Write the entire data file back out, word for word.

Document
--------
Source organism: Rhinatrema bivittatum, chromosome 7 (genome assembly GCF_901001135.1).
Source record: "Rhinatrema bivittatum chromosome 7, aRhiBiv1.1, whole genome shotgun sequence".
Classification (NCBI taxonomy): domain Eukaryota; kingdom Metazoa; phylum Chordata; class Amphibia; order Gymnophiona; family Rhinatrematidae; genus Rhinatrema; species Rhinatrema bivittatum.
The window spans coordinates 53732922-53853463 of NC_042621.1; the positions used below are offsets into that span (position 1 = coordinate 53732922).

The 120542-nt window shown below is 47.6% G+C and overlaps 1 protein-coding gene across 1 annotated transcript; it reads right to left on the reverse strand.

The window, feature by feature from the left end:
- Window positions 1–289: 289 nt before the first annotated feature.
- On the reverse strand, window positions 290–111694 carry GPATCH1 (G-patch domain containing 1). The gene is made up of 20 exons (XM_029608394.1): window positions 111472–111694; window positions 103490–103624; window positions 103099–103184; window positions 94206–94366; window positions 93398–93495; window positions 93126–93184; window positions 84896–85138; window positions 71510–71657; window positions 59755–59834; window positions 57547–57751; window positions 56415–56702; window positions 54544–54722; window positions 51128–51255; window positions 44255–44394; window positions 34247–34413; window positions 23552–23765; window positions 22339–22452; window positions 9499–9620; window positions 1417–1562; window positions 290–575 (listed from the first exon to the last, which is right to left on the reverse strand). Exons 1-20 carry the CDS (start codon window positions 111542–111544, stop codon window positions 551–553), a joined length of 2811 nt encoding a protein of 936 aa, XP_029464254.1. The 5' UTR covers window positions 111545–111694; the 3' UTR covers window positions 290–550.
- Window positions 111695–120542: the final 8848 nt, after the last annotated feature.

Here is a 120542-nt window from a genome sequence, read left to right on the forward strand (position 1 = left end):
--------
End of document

Source organism: Rhinatrema bivittatum, chromosome 7 (genome assembly GCF_901001135.1).
Source record: "Rhinatrema bivittatum chromosome 7, aRhiBiv1.1, whole genome shotgun sequence".
Classification (NCBI taxonomy): domain Eukaryota; kingdom Metazoa; phylum Chordata; class Amphibia; order Gymnophiona; family Rhinatrematidae; genus Rhinatrema; species Rhinatrema bivittatum.
The window spans coordinates 53732922-53853463 of NC_042621.1; the positions used below are offsets into that span (position 1 = coordinate 53732922).

The 120542-nt window shown below is 47.6% G+C and overlaps 1 protein-coding gene across 1 annotated transcript; it reads right to left on the reverse strand.

The window, feature by feature from the left end:
- Window positions 1–289: 289 nt before the first annotated feature.
- On the reverse strand, window positions 290–111694 carry GPATCH1 (G-patch domain containing 1). The gene is made up of 20 exons (XM_029608394.1): window positions 111472–111694; window positions 103490–103624; window positions 103099–103184; window positions 94206–94366; window positions 93398–93495; window positions 93126–93184; window positions 84896–85138; window positions 71510–71657; window positions 59755–59834; window positions 57547–57751; window positions 56415–56702; window positions 54544–54722; window positions 51128–51255; window positions 44255–44394; window positions 34247–34413; window positions 23552–23765; window positions 22339–22452; window positions 9499–9620; window positions 1417–1562; window positions 290–575 (listed from the first exon to the last, which is right to left on the reverse strand). Exons 1-20 carry the CDS (start codon window positions 111542–111544, stop codon window positions 551–553), a joined length of 2811 nt encoding a protein of 936 aa, XP_029464254.1. The 5' UTR covers window positions 111545–111694; the 3' UTR covers window positions 290–550.
- Window positions 111695–120542: the final 8848 nt, after the last annotated feature.

Here is a 120542-nt window from a genome sequence, read left to right on the forward strand (position 1 = left end):